George TOLBERT, Petitioner-Appellant,
Arthur TATE, Warden, Respondent-Appellee.
United States Court of Appeals, Sixth Circuit.
Sept. 29, 1994.
37 F.3d 1500
NOTICE: Sixth Circuit Rule 24(c) states that citation of unpublished dispositions is disfavored except for establishing res judicata, estoppel, or the law of the case and requires service of copies of cited unpublished dispositions of the Sixth Circuit.
Before: KENNEDY and NELSON, Circuit Judges, and WELLFORD, Senior Circuit Judge.
George Tolbert, a pro se Ohio prisoner, appeals a district court judgment dismissing, without prejudice, his petition for a writ of habeas corpus filed pursuant to 28 U.S.C. Sec. 2254. The case has been referred to a panel of the court pursuant to Rule 9(a), Rules of the Sixth Circuit. Upon examination, this panel unanimously agrees that oral argument is not needed. Fed.R.App.P. 34(a).
A jury convicted Tolbert in 1975 of one count of murder. He was sentenced to 15 years to life in prison. The Ohio Court of Appeals affirmed Tolbert's conviction on July 19, 1976, and the Ohio Supreme Court denied further review.
A discussion of the state and federal post-conviction proceedings is set forth in the magistrate judge's report and recommendation and will not be repeated here. In support of the present petition for habeas corpus relief, Tolbert raised the following grounds:
1. It is improper and prejudicial to the defendant if the defendant cannot exercise his Sixth Amendment right to confrontation and cross-examination of his accusers.
2. Petitioner was denied effective assistance of counsel to his prejudice where counsel failed: (1) to depose Virgil Jordan and other State witnesses; (2) to secure a bill of particulars; (3) to properly use the discovery procedure, prior to trial, after requests to do so were granted by the court; (4) to request the court to enforce its order, or preserve the court's error in the record.
3. Petitioner was denied the effective assistance of counsel to his prejudice where on direct appeal, appellate counsel specified erroneously that: (1) the State failed to establish that Bernard Jones was a person in being prior to being shot; and (2) the State did not prove that the killing was purposeful in the arguments in support of the second and third assignments of error....
4. Petitioner was denied effective assistance of counsel to his prejudice where his appellate counsel failed to file an application for reconsideration as provided by Appellate Rule 26 ... when the Hamilton County Court of Appeals: (1) Failed to determine issues no. 1, 2, 3 and 4 on the merits under the First Assignment of Error; (2) Improperly used the syllabus of Hurley v. State, 46 Ohio St. 320 as authority in denying the First Assignment of Error; (3) Erroneously concluded that it was not alleged specifically that the State failed to properly identify Petitioner as the assailant in the Second and Third Assignments of Error.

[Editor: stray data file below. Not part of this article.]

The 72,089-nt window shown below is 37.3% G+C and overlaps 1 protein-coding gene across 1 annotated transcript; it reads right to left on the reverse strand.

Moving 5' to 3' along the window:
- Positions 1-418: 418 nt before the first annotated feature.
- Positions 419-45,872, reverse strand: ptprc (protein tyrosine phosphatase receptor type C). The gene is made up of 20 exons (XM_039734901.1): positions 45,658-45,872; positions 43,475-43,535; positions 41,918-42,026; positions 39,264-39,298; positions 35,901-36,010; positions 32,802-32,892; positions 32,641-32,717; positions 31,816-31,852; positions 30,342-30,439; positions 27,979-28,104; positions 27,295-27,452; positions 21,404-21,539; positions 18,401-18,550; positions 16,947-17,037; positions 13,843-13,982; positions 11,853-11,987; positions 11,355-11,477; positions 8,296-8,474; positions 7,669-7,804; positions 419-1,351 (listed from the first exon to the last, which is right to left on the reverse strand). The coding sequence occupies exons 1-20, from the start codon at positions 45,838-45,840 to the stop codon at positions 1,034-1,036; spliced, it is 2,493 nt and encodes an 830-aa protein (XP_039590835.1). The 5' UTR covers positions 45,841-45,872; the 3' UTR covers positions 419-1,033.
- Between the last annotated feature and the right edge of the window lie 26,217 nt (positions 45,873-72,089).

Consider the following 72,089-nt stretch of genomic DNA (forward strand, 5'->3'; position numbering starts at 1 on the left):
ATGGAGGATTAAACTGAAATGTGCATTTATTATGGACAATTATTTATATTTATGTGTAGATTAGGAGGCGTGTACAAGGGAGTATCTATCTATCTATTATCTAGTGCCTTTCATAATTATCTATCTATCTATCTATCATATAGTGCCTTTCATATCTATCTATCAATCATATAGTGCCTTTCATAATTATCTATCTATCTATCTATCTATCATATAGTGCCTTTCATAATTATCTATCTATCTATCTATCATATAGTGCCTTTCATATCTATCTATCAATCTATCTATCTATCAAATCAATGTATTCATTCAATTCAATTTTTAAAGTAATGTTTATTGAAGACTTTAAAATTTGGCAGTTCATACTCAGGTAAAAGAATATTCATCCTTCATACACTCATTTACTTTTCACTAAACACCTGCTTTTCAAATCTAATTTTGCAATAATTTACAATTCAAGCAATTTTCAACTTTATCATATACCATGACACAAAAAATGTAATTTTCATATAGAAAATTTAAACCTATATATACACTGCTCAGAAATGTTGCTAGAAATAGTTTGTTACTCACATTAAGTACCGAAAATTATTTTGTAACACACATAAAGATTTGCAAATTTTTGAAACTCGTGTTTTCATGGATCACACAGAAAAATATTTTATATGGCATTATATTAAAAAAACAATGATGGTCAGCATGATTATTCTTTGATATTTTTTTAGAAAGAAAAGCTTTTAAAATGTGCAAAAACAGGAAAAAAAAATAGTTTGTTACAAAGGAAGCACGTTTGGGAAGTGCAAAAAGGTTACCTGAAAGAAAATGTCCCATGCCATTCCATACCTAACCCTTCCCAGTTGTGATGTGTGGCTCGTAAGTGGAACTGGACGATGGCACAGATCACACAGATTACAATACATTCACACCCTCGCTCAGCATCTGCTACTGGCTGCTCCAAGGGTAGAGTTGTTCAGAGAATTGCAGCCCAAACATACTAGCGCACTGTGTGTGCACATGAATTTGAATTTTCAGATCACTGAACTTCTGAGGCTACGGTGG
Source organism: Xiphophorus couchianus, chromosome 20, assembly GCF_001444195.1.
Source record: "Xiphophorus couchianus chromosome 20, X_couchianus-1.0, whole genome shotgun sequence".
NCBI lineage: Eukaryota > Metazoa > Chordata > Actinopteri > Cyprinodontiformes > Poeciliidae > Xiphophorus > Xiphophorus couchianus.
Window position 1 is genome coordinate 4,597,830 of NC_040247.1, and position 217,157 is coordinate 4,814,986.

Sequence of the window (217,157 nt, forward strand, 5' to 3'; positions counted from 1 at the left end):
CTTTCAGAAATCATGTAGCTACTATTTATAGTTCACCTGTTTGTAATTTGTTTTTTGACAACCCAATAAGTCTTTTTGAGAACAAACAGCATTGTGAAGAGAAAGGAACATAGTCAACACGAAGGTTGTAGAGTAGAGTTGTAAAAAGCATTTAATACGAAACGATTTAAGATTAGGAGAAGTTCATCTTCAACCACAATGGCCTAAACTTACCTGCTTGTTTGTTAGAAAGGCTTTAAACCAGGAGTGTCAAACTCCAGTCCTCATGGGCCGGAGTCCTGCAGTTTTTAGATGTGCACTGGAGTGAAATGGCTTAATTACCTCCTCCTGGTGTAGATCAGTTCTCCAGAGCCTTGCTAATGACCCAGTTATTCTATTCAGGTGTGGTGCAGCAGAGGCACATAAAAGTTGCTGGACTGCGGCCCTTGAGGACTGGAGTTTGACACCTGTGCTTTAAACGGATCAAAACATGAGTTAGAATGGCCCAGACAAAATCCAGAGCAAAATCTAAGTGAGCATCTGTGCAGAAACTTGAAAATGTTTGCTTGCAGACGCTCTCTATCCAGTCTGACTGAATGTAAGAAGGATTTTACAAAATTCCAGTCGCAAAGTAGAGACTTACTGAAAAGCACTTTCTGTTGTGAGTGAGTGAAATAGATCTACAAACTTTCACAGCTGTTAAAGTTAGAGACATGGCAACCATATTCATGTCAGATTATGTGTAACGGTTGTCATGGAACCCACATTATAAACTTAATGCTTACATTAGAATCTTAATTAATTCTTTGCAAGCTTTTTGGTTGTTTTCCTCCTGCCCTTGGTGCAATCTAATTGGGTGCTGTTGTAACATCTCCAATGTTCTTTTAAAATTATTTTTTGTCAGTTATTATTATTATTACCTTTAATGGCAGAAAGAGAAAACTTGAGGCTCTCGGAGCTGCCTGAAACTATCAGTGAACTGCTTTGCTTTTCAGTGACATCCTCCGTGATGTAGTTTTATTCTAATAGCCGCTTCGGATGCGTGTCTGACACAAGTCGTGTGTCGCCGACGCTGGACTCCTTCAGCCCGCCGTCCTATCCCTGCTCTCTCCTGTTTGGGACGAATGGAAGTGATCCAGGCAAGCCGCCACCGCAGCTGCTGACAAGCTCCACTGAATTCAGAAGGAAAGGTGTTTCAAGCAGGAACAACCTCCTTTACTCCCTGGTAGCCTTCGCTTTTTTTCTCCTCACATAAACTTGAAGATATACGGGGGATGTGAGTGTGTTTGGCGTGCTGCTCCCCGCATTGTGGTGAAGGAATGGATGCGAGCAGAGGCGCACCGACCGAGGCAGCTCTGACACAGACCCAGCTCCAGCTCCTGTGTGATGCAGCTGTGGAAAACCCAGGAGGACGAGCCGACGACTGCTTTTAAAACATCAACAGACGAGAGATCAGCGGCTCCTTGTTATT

The magistrate judge recommended that the petition be dismissed because Tolbert had not exhausted his ineffective assistance of counsel claims. Despite Tolbert's objections, the district court adopted the report and recommendation in an order dated November 29, 1993, and in a judgment entered November 30, 1993.* This appeal followed.
Upon review, we conclude that the record demonstrates that Tolbert never raised the particular ineffective assistance of trial and appellate counsel claims presented in the instant petition for habeas corpus relief to the Ohio courts and that he still has available state court remedies to pursue his claims. Rose v. Lundy, 455 U.S. 509, 518-20 (1982).
Regarding Tolbert's ineffective assistance of appellate counsel claim, he may apply for delayed reconsideration in the Ohio Court of Appeals or a delayed appeal in the Ohio Supreme Court. See State v. Murnahan, 584 N.E.2d 1204, 1208-09 (Ohio 1992). Regarding the ineffective assistance of trial counsel claim, Tolbert may bring that claim in a post-conviction proceeding filed pursuant to Ohio Rev.Code Ann. Sec. 2953.21. Because the decision whether or not to entertain successive petitions for post-conviction relief is discretionary in Ohio, see State v. Belden, No. 90-T-4431, 1991 WL 26768 at * 2 (Ohio Ct.App. Mar. 1, 1991), appeal dismissed, 574 N.E.2d 1090 (Ohio 1991), the post-conviction remedy remains available as a way for Tolbert to pursue his ineffective assistance of trial counsel claim. "This Court has held that where the state's remedial process is open to interpretation with respect to the availability of relief via that process, the state should be given an opportunity to adopt that interpretation." Sampson v. Love, 782 F.2d 53, 58 (6th Cir.), cert. denied, 479 U.S. 844 (1986). Enforcing the exhaustion requirement is proper under the circumstances of this case. See Granberry v. Greer, 481 U.S. 129, 134-35 (1987).
Accordingly, the district court's judgment is affirmed. Rule 9(b)(3), Rules of the Sixth Circuit.
Neither the magistrate judge nor the district judge addressed the "abuse of the writ" doctrine embodied in Rule 9(b) of the Rules Governing Sec. 2254 Cases in the United States District Courts. We note that the present proceeding is the eighth federal habeas corpus case brought by Mr. Tolbert to challenge his 1975 conviction, and the district court may wish to consider the abuse of the writ doctrine if a ninth case is brought